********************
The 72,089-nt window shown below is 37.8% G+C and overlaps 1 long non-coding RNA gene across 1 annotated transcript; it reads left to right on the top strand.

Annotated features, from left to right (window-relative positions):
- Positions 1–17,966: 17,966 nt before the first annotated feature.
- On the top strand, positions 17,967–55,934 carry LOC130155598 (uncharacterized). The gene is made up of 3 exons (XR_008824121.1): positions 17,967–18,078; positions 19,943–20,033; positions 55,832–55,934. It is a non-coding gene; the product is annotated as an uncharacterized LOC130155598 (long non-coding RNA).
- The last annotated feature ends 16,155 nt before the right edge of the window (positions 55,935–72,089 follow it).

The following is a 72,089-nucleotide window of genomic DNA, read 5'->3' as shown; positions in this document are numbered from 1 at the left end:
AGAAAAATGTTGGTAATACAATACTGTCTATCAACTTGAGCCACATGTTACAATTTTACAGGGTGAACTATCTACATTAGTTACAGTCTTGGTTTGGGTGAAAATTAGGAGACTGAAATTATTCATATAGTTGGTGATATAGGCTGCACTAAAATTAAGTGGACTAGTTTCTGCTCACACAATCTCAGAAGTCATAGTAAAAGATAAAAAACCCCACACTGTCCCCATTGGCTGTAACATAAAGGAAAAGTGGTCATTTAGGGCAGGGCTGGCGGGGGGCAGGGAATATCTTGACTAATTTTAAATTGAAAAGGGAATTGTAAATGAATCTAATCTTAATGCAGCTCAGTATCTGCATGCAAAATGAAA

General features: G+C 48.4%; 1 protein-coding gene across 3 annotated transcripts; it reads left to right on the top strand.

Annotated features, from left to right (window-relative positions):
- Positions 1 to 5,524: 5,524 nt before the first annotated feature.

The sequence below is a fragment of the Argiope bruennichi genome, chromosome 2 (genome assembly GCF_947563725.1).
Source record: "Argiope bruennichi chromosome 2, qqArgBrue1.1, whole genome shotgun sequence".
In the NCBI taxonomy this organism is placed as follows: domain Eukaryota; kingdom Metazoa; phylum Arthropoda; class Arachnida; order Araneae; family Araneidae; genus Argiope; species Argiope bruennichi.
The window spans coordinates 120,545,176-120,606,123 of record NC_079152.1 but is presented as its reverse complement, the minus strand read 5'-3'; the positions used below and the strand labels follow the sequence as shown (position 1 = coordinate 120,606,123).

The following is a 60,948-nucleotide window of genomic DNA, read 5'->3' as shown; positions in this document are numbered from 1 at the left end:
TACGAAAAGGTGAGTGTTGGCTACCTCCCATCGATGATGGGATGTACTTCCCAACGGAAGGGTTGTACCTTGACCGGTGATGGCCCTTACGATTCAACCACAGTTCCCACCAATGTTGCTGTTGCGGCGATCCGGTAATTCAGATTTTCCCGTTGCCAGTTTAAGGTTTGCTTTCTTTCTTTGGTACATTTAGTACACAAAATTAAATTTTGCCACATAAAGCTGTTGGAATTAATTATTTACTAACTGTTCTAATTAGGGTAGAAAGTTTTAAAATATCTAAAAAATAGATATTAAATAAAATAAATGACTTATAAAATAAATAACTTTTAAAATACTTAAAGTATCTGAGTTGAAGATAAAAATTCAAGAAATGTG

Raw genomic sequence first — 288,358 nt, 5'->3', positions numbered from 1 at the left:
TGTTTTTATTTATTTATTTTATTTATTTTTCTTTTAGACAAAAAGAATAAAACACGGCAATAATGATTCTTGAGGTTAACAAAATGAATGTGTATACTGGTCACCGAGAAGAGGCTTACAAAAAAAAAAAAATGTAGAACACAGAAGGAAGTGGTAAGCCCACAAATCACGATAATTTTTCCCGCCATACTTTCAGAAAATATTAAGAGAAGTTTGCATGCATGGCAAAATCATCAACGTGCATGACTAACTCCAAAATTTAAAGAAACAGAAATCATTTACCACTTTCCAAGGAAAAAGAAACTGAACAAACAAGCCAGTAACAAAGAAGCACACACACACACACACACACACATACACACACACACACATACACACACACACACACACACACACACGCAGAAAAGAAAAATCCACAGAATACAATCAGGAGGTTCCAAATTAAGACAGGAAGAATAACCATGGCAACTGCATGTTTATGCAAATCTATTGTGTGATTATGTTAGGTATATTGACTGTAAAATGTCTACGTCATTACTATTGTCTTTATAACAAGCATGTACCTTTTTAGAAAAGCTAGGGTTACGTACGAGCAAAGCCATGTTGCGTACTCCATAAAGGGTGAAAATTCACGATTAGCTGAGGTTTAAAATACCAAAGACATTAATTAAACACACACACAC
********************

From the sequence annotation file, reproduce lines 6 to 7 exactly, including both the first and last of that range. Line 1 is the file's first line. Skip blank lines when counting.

The following is a 72,089-nucleotide window of genomic DNA, read 5'->3' as shown; positions in this document are numbered from 1 at the left end:
AGAAAAATGTTGGTAATACAATACTGTCTATCAACTTGAGCCACATGTTACAATTTTACAGGGTGAACTATCTACATTAGTTACAGTCTTGGTTTGGGTGAAAATTAGGAGACTGAAATTATTCATATAGTTGGTGATATAGGCTGCACTAAAATTAAGTGGACTAGTTTCTGCTCACACAATCTCAGAAGTCATAGTAAAAGATAAAAAACCCCACACTGTCCCCATTGGCTGTAACATAAAGGAAAAGTGGTCATTTAGGGCAGGGCTGGCGGGGGGCAGGGAATATCTTGACTAATTTTAAATTGAAAAGGGAATTGTAAATGAATCTAATCTTAATGCAGCTCAGTATCTGCATGCAAAATGAAA